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~Bella Chagall, "Burning Lights"
Rosh Hashanah, which, in 2013, begins Wednesday evening, September 4th, celebrates both the New Year and a birthday--humankind’s. But in place of revelry, there is reflection; instead of joyful music, the shrill wail of the shofar summons us to cleanse our souls and our hearts.
For Rosh Hashanah is the Day of Judgment, when God inscribes our fate for the coming year in the Book of Life. The decree, however, is not final: the book is shut, the judgment sealed on Yom Kippur. So we can change our destiny during the next ten days, the Days of Awe, with prayer, charity, and reparation of the wrongdoings we have committed against others.
Judaism teaches that God created the world, but left it not quite finished, so that we could become the Maker’s partners in the creative process by completing the work. This process is called tikkun olam (literally, the repair of the world), and it is by bettering ourselves and restoring what is damaged and imperfect in life that we honor and celebrate the birth of Creation.
The holiday is at once solemn and festive: joy comes not only from trust in God’s compassion, but also the anticipation of renewal and fresh starts. Nearly 2,500 years ago, the prophet Nehemiah proclaimed, “Eat the rich and drink the sweet.”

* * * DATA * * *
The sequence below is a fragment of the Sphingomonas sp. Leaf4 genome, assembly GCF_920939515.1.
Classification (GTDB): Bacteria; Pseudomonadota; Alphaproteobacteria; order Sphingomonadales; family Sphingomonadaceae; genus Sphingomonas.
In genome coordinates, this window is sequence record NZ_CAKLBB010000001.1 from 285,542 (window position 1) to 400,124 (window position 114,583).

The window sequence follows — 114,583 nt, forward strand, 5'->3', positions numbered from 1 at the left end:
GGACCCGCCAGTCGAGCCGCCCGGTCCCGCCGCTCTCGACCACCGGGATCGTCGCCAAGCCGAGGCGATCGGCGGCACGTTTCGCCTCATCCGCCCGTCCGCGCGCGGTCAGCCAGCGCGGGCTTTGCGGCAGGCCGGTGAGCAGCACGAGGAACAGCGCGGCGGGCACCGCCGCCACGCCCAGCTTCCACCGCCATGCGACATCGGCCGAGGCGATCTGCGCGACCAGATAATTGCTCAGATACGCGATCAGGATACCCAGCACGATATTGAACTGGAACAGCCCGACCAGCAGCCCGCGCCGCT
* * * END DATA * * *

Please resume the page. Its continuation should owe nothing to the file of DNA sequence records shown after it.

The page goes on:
That sweet, rich Rosh Hashanah meal becomes more than mere rejoicing--it too is a form of prayer. The table is transformed into an altar to supplicate God, as we partake of symbolic foods embodying our wishes: honeyed and sugared treats for a sweet year, round foods for a fulfilled year, unbroken by tragedy, foods that grow in profusion at this season and those eaten in abundance, like rice, signifying hopes for fecundity, prosperity, and a wealth of merits.
Rosh Hashanah is also known as the Day of Remembrance, and eating these special dishes reminds us how we must behave. Whole or part of an animal’s head (sweetbreads, tongue, etc.); an entire fish, including the head; or even a head of roasted garlic might be served, urging us to be a model of righteousness, at the head of our peers. Sweets, like challah stuffed with raisins, tell us to act in a way that would cause no sadness.
We begin dinner with a prayer for a sweet year, dipping challah (or other sweet bread) and apples into fragrant honey. Other families start with sugared pomegranates, dates, figs, or quince in rose petal syrup--or even, as at least one family with young children does, with challah and apples in chocolate sauce! Cochini Jews may have twenty fruits on the table and dip each one.